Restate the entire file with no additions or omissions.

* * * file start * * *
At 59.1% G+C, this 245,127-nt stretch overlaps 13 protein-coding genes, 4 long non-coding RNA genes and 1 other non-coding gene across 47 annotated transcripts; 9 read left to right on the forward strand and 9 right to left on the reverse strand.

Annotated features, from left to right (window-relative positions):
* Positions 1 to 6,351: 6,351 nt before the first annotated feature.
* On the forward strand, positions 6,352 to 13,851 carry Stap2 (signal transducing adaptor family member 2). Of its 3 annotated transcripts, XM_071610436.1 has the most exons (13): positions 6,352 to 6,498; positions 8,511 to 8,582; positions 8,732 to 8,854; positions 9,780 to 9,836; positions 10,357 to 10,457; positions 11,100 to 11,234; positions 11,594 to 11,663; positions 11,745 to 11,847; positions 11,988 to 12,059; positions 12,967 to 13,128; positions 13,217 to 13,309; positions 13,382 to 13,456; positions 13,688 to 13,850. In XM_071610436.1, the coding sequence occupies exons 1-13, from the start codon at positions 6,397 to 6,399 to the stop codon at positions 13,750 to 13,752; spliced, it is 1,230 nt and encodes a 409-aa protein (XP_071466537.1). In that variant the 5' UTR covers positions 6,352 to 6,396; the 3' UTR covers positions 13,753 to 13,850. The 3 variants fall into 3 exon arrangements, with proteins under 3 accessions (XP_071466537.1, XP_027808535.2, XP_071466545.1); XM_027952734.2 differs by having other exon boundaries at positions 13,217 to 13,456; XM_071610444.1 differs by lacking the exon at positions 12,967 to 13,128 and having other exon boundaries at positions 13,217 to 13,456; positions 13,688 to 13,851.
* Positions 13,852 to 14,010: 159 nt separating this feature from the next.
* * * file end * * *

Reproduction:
At 59.1% G+C, this 245,127-nt stretch overlaps 13 protein-coding genes, 4 long non-coding RNA genes and 1 other non-coding gene across 47 annotated transcripts; 9 read left to right on the forward strand and 9 right to left on the reverse strand.

Annotated features, from left to right (window-relative positions):
* Positions 1 to 6,351: 6,351 nt before the first annotated feature.
* On the forward strand, positions 6,352 to 13,851 carry Stap2 (signal transducing adaptor family member 2). Of its 3 annotated transcripts, XM_071610436.1 has the most exons (13): positions 6,352 to 6,498; positions 8,511 to 8,582; positions 8,732 to 8,854; positions 9,780 to 9,836; positions 10,357 to 10,457; positions 11,100 to 11,234; positions 11,594 to 11,663; positions 11,745 to 11,847; positions 11,988 to 12,059; positions 12,967 to 13,128; positions 13,217 to 13,309; positions 13,382 to 13,456; positions 13,688 to 13,850. In XM_071610436.1, the coding sequence occupies exons 1-13, from the start codon at positions 6,397 to 6,399 to the stop codon at positions 13,750 to 13,752; spliced, it is 1,230 nt and encodes a 409-aa protein (XP_071466537.1). In that variant the 5' UTR covers positions 6,352 to 6,396; the 3' UTR covers positions 13,753 to 13,850. The 3 variants fall into 3 exon arrangements, with proteins under 3 accessions (XP_071466537.1, XP_027808535.2, XP_071466545.1); XM_027952734.2 differs by having other exon boundaries at positions 13,217 to 13,456; XM_071610444.1 differs by lacking the exon at positions 12,967 to 13,128 and having other exon boundaries at positions 13,217 to 13,456; positions 13,688 to 13,851.
* Positions 13,852 to 14,010: 159 nt separating this feature from the next.